This is the fourth article that I’ve written about the design of my AWG PCB. This is what the board looks like:
The other three articles cover the microcontroller, the DAC, and the DAC’s output circuitry. Now it’s time to discuss the layout; after this article, we’ll consider the technical introduction complete, and we’ll move on to the actual projects.
This PCB, like almost all of my PCBs, is a four-layer board. In my opinion, it is not wise to restrict yourself to two layers unless you’re dealing with a very simple circuit or you really need to cut costs.
The four-layer arrangement is beneficial in terms of routing and performance: routing, because via connections to internal planes almost completely eliminate power and ground traces; and performance, because the internal planes allow for low-resistance, low-inductance power and ground connections. The extra top-layer and bottom-layer real estate opened up by all the internal-plane connections come in very handy when you need to provide a generous copper area for improved thermal performance (for example, to make sure that your LDO or your motor driver doesn’t overheat and enter thermal shutdown).
The Power Supply
We might as well discuss the power supply circuit while we’re on the topic of thermal design.
You can see how all the power supply connections use large traces or copper pours. The AWG doesn’t have high current requirements, but the board house doesn’t give you a discount for using less copper, so you might as well opt for large (= low-resistance, low-inductance) traces if you have the room.
You can also see that I’ve made it very easy for heat to move away from the regulator (U1) and into the ambient environment or into other portions of the PCB. U1’s thermal tab is connected to a large copper pour, and this copper pour is shot through with vias that conduct heat down to the internal ground plane. If I were really worried about thermal issues I could also connect these vias to a copper pour on the bottom side of the board, but in this case, it would have been total overkill.
Here is the layout for the microcontroller portion of the board:
The decoupling capacitors (C4, C5, C6, C7, C9, C10, C11) are arranged around the perimeter of the chip, very close to their respective power pins and to the vias that connect the caps to the internal planes. Notice how the smaller cap is always closer to the power pin; this is because we rely more on the lower-value capacitor for high-frequency bypassing, and thus the first priority is minimizing the inductance and resistance between the smaller cap and the pin.
Note that U4, a 10 MHz MEMS oscillator, is also very close to the microcontroller’s clock input pin. It’s always a good idea to minimize the length of traces carrying high-frequency digital signals. First of all, there are noise benefits: a shorter, more direct trace reduces the amount of noise that would otherwise be coupled into adjacent traces, and a shorter trace also reduces electromagnetic interference (EMI) because it is less effective as an antenna. The second issue is related to transmission-line effects. Minimizing trace length is a simple way to avoid problems related to signal reflections. However, reflection is not a significant concern at frequencies in the 10 MHz range, unless you are dealing with long interconnections or a very large PCB.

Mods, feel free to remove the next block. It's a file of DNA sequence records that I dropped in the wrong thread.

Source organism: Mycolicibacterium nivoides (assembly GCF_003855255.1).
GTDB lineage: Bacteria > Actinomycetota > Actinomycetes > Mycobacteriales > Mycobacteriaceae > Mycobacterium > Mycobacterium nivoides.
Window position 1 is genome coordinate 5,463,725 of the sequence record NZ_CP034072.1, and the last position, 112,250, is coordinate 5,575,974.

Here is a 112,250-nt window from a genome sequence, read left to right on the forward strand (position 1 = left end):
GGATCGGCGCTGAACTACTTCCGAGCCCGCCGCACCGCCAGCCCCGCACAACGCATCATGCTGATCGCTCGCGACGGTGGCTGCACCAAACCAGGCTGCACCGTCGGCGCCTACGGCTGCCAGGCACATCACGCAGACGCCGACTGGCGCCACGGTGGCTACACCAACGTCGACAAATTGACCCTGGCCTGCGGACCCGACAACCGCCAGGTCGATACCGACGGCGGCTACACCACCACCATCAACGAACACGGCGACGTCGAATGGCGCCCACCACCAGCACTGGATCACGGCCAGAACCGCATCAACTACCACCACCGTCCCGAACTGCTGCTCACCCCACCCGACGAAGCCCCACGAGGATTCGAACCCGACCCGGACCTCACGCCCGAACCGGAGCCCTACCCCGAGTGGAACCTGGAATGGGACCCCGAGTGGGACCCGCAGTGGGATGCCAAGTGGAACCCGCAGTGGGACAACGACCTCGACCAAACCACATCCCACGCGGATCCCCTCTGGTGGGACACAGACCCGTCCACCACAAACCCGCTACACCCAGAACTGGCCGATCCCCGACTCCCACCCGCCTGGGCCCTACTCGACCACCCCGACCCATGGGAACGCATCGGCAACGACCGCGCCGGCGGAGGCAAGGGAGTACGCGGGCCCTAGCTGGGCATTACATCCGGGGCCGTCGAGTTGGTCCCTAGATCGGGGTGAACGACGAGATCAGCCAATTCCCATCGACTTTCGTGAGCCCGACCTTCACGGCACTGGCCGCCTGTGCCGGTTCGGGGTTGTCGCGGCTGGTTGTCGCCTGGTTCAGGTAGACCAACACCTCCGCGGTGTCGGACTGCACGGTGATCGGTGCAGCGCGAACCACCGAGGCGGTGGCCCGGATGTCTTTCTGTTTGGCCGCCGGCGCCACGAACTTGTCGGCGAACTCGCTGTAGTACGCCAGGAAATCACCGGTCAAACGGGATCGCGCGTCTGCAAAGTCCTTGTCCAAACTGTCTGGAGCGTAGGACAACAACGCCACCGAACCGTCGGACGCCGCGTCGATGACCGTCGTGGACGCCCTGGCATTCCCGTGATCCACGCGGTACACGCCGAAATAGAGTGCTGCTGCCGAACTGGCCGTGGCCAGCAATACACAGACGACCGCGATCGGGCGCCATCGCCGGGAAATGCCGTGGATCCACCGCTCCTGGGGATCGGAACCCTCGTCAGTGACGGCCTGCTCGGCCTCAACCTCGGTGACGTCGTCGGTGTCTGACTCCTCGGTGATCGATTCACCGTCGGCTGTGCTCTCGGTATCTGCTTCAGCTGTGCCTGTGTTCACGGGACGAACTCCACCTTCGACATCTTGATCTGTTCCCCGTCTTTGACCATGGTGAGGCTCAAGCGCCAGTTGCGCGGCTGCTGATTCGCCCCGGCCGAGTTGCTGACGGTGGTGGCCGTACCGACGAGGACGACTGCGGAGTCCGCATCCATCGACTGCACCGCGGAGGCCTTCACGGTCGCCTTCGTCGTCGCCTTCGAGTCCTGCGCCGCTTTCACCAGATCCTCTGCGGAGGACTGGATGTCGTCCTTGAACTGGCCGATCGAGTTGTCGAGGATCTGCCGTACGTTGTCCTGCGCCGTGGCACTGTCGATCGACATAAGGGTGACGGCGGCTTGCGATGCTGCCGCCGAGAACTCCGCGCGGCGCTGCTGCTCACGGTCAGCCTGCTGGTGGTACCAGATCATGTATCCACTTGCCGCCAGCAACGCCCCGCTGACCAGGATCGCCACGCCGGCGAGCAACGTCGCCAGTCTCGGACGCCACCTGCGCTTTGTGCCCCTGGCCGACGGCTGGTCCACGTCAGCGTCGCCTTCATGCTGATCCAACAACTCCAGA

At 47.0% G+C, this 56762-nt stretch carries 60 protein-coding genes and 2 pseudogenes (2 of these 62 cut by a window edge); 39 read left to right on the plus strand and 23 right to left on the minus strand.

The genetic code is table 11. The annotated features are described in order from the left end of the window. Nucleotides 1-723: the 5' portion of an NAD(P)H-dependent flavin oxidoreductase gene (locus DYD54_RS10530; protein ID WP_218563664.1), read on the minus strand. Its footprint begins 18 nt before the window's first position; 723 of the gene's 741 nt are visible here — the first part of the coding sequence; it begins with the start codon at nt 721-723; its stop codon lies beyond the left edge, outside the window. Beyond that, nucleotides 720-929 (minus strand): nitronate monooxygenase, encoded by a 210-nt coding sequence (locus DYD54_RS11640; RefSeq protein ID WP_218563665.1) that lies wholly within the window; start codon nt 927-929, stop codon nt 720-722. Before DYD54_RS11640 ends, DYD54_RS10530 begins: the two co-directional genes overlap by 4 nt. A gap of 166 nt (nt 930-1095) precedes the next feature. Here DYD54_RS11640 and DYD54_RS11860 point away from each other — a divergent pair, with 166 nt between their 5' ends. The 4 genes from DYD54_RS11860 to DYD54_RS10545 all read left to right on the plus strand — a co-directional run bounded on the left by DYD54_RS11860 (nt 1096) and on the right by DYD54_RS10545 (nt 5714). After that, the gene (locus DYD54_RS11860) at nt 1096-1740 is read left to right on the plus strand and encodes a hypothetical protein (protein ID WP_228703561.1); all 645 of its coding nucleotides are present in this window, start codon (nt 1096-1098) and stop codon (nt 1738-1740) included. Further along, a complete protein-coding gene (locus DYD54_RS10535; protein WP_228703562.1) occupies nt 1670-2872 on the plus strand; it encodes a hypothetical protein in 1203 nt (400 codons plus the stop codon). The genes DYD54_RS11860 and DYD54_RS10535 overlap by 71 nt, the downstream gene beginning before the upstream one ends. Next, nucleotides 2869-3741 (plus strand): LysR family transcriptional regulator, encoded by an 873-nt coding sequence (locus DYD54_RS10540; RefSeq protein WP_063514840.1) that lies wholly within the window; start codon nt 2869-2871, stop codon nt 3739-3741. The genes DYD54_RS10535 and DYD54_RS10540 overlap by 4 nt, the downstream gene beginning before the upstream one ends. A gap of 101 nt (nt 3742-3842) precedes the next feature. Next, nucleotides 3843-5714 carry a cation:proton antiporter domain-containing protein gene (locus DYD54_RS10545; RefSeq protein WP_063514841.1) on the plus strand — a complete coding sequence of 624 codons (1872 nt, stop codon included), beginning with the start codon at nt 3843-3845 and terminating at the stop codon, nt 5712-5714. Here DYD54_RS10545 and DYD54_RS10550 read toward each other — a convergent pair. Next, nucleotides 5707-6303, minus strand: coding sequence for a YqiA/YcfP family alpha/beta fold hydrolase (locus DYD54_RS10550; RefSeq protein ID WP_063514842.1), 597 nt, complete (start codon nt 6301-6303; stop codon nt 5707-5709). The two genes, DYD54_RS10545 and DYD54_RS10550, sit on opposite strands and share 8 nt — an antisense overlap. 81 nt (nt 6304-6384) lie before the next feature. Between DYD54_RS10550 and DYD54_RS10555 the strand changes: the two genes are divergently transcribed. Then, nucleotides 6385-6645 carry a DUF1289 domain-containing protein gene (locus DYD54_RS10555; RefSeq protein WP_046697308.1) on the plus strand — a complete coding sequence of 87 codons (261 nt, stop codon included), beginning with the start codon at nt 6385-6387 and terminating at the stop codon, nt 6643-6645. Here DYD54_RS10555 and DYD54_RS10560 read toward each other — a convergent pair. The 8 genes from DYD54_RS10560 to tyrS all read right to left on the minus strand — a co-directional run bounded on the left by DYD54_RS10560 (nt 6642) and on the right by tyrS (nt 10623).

The Parallel Bus
This next image shows the layout for the DAC; the microcontroller and DAC are arranged such that the 8-bit parallel data bus travels from the right side of the microcontroller to the left side of the DAC.
As you may have noticed, this is one of those annoying situations in which the pin configuration is the opposite of what you want: the DAC’s input pins move from bit 7 to bit 0 going downward, whereas the MCU’s output pins move from bit 7 to bit 0 going upward. I couldn’t remedy this by re-assigning the microcontroller pins because I wanted the data bits to correspond to the actual bits of the Port 2 register (so that I could write a full byte to the DAC without moving bits around). So I ended up with some awkward routing, but nothing terrible.
It’s always good to be cognizant of trace lengths when you’re laying out a parallel bus, though at moderate frequencies it is nothing to stress about. The propagation time for a signal traveling through a trace is maybe 150 picoseconds/inch. So if you have two traces with a length mismatch of one inch, one signal will arrive 150 ps after the other signal. If your signals are transitioning at a frequency whose corresponding period is much greater than 150 ps, this one-inch mismatch won’t cause problems. Even at 100 MHz (which is pretty fast for a parallel bus), the period is 10 ns, i.e., ~67 times larger than the time-of-arrival discrepancy for a one-inch mismatch.
The Big Picture
Here is the entire layout:
I always prefer to maintain a logical flow of signals and functionality in my PCB layouts. I think that this approach results in an easier design process and a better board. The AWG layout progresses from left to right: from power input and communication input/output, to the power supply circuitry, to the processor, to the DAC (which is controlled by the processor and constitutes the board’s transition from digital to analog), to the analog signal-conditioning circuitry, and finally to the output connector. Parts that don’t have a specific position in the functional flow—such as the oscillator (U4), the DAC’s passives (C16, R5, etc.), and the voltage reference (U3)—are arranged near the components that they support.
We have now taken a fairly detailed look at the schematic and layout for this custom-designed arbitrary waveform generator. In the next article we will get the board up and running with a straightforward digital-to-analog conversion task, and we will continue with additional articles that involve functionality and applications that are more advanced.